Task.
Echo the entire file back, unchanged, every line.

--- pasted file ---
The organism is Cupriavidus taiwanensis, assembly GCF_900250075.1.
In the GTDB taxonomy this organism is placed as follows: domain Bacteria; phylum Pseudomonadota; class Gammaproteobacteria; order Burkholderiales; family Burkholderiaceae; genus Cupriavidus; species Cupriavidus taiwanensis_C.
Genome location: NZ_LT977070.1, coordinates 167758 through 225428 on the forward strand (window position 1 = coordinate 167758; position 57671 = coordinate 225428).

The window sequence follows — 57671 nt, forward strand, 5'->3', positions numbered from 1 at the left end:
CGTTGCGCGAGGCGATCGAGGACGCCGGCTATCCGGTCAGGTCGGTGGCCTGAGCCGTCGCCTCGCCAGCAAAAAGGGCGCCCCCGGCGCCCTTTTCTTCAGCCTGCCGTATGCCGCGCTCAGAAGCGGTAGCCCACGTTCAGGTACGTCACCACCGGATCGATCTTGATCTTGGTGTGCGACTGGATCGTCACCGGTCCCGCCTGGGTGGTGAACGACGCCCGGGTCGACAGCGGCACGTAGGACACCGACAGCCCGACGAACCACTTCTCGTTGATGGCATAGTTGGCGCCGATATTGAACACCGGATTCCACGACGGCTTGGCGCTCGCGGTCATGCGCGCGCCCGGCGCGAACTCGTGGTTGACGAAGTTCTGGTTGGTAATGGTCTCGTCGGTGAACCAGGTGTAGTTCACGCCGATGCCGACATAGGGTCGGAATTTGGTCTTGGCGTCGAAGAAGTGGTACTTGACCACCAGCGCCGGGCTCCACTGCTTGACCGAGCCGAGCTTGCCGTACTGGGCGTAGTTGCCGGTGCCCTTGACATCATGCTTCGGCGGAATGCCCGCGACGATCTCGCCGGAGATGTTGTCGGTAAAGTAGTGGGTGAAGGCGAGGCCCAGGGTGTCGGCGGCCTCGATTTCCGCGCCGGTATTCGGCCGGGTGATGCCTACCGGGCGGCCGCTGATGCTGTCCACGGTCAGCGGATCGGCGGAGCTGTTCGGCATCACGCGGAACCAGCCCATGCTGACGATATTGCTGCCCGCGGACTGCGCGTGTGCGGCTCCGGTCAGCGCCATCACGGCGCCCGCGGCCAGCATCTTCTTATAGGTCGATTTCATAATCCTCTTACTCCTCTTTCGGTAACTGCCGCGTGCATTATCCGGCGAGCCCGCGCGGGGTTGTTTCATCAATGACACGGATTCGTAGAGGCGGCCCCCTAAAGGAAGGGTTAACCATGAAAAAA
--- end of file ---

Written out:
The organism is Cupriavidus taiwanensis, assembly GCF_900250075.1.
In the GTDB taxonomy this organism is placed as follows: domain Bacteria; phylum Pseudomonadota; class Gammaproteobacteria; order Burkholderiales; family Burkholderiaceae; genus Cupriavidus; species Cupriavidus taiwanensis_C.
Genome location: NZ_LT977070.1, coordinates 167758 through 225428 on the forward strand (window position 1 = coordinate 167758; position 57671 = coordinate 225428).

The window sequence follows — 57671 nt, forward strand, 5'->3', positions numbered from 1 at the left end:
CGTTGCGCGAGGCGATCGAGGACGCCGGCTATCCGGTCAGGTCGGTGGCCTGAGCCGTCGCCTCGCCAGCAAAAAGGGCGCCCCCGGCGCCCTTTTCTTCAGCCTGCCGTATGCCGCGCTCAGAAGCGGTAGCCCACGTTCAGGTACGTCACCACCGGATCGATCTTGATCTTGGTGTGCGACTGGATCGTCACCGGTCCCGCCTGGGTGGTGAACGACGCCCGGGTCGACAGCGGCACGTAGGACACCGACAGCCCGACGAACCACTTCTCGTTGATGGCATAGTTGGCGCCGATATTGAACACCGGATTCCACGACGGCTTGGCGCTCGCGGTCATGCGCGCGCCCGGCGCGAACTCGTGGTTGACGAAGTTCTGGTTGGTAATGGTCTCGTCGGTGAACCAGGTGTAGTTCACGCCGATGCCGACATAGGGTCGGAATTTGGTCTTGGCGTCGAAGAAGTGGTACTTGACCACCAGCGCCGGGCTCCACTGCTTGACCGAGCCGAGCTTGCCGTACTGGGCGTAGTTGCCGGTGCCCTTGACATCATGCTTCGGCGGAATGCCCGCGACGATCTCGCCGGAGATGTTGTCGGTAAAGTAGTGGGTGAAGGCGAGGCCCAGGGTGTCGGCGGCCTCGATTTCCGCGCCGGTATTCGGCCGGGTGATGCCTACCGGGCGGCCGCTGATGCTGTCCACGGTCAGCGGATCGGCGGAGCTGTTCGGCATCACGCGGAACCAGCCCATGCTGACGATATTGCTGCCCGCGGACTGCGCGTGTGCGGCTCCGGTCAGCGCCATCACGGCGCCCGCGGCCAGCATCTTCTTATAGGTCGATTTCATAATCCTCTTACTCCTCTTTCGGTAACTGCCGCGTGCATTATCCGGCGAGCCCGCGCGGGGTTGTTTCATCAATGACACGGATTCGTAGAGGCGGCCCCCTAAAGGAAGGGTTAACCATGAAAAAA